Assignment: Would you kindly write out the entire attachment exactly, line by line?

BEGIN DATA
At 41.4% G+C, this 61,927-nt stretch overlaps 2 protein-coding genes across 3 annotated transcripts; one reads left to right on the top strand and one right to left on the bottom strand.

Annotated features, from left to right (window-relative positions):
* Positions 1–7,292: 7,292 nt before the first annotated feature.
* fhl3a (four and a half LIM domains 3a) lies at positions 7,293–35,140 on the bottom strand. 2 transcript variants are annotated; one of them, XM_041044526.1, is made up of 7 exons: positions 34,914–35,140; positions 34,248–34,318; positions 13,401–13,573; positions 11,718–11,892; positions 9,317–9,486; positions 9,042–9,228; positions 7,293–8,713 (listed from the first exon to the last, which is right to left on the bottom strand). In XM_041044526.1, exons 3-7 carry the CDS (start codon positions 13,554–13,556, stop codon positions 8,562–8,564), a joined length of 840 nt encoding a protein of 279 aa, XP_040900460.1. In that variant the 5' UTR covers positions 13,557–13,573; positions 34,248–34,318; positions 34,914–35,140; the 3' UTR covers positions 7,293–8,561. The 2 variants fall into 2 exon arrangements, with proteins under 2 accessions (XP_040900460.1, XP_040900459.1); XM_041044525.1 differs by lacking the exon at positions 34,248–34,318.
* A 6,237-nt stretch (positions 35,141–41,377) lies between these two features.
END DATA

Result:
At 41.4% G+C, this 61,927-nt stretch overlaps 2 protein-coding genes across 3 annotated transcripts; one reads left to right on the top strand and one right to left on the bottom strand.

Annotated features, from left to right (window-relative positions):
* Positions 1–7,292: 7,292 nt before the first annotated feature.
* fhl3a (four and a half LIM domains 3a) lies at positions 7,293–35,140 on the bottom strand. 2 transcript variants are annotated; one of them, XM_041044526.1, is made up of 7 exons: positions 34,914–35,140; positions 34,248–34,318; positions 13,401–13,573; positions 11,718–11,892; positions 9,317–9,486; positions 9,042–9,228; positions 7,293–8,713 (listed from the first exon to the last, which is right to left on the bottom strand). In XM_041044526.1, exons 3-7 carry the CDS (start codon positions 13,554–13,556, stop codon positions 8,562–8,564), a joined length of 840 nt encoding a protein of 279 aa, XP_040900460.1. In that variant the 5' UTR covers positions 13,557–13,573; positions 34,248–34,318; positions 34,914–35,140; the 3' UTR covers positions 7,293–8,561. The 2 variants fall into 2 exon arrangements, with proteins under 2 accessions (XP_040900460.1, XP_040900459.1); XM_041044525.1 differs by lacking the exon at positions 34,248–34,318.
* A 6,237-nt stretch (positions 35,141–41,377) lies between these two features.